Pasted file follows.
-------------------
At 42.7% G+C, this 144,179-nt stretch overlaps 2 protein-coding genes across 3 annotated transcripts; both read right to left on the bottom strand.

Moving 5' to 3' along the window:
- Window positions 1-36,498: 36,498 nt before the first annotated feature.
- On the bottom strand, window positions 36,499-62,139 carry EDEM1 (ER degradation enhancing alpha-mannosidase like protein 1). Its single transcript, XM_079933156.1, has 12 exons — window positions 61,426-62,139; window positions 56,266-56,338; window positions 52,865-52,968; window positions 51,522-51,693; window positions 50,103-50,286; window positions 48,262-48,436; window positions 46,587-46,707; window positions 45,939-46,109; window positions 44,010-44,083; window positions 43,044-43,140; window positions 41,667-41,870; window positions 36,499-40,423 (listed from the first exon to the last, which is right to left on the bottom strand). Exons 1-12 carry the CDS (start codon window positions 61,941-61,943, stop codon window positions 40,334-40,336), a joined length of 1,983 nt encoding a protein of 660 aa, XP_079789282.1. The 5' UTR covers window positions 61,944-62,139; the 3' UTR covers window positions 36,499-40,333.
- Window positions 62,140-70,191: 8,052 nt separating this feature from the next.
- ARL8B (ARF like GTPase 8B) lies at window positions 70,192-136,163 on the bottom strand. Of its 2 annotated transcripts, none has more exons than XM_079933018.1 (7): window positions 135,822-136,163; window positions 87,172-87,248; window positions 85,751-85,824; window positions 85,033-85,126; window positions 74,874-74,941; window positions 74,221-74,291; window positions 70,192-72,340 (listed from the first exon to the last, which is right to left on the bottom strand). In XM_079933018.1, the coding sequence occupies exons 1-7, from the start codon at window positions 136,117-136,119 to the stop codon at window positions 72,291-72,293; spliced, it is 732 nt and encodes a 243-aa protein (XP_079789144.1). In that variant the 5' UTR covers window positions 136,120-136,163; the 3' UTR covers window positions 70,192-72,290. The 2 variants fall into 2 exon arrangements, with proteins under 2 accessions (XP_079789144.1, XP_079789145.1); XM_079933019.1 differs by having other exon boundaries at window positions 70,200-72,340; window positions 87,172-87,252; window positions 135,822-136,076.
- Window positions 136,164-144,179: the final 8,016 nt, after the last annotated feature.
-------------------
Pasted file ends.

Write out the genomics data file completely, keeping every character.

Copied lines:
At 42.7% G+C, this 144,179-nt stretch overlaps 2 protein-coding genes across 3 annotated transcripts; both read right to left on the bottom strand.

Moving 5' to 3' along the window:
- Window positions 1-36,498: 36,498 nt before the first annotated feature.
- On the bottom strand, window positions 36,499-62,139 carry EDEM1 (ER degradation enhancing alpha-mannosidase like protein 1). Its single transcript, XM_079933156.1, has 12 exons — window positions 61,426-62,139; window positions 56,266-56,338; window positions 52,865-52,968; window positions 51,522-51,693; window positions 50,103-50,286; window positions 48,262-48,436; window positions 46,587-46,707; window positions 45,939-46,109; window positions 44,010-44,083; window positions 43,044-43,140; window positions 41,667-41,870; window positions 36,499-40,423 (listed from the first exon to the last, which is right to left on the bottom strand). Exons 1-12 carry the CDS (start codon window positions 61,941-61,943, stop codon window positions 40,334-40,336), a joined length of 1,983 nt encoding a protein of 660 aa, XP_079789282.1. The 5' UTR covers window positions 61,944-62,139; the 3' UTR covers window positions 36,499-40,333.
- Window positions 62,140-70,191: 8,052 nt separating this feature from the next.
- ARL8B (ARF like GTPase 8B) lies at window positions 70,192-136,163 on the bottom strand. Of its 2 annotated transcripts, none has more exons than XM_079933018.1 (7): window positions 135,822-136,163; window positions 87,172-87,248; window positions 85,751-85,824; window positions 85,033-85,126; window positions 74,874-74,941; window positions 74,221-74,291; window positions 70,192-72,340 (listed from the first exon to the last, which is right to left on the bottom strand). In XM_079933018.1, the coding sequence occupies exons 1-7, from the start codon at window positions 136,117-136,119 to the stop codon at window positions 72,291-72,293; spliced, it is 732 nt and encodes a 243-aa protein (XP_079789144.1). In that variant the 5' UTR covers window positions 136,120-136,163; the 3' UTR covers window positions 70,192-72,290. The 2 variants fall into 2 exon arrangements, with proteins under 2 accessions (XP_079789144.1, XP_079789145.1); XM_079933019.1 differs by having other exon boundaries at window positions 70,200-72,340; window positions 87,172-87,252; window positions 135,822-136,076.
- Window positions 136,164-144,179: the final 8,016 nt, after the last annotated feature.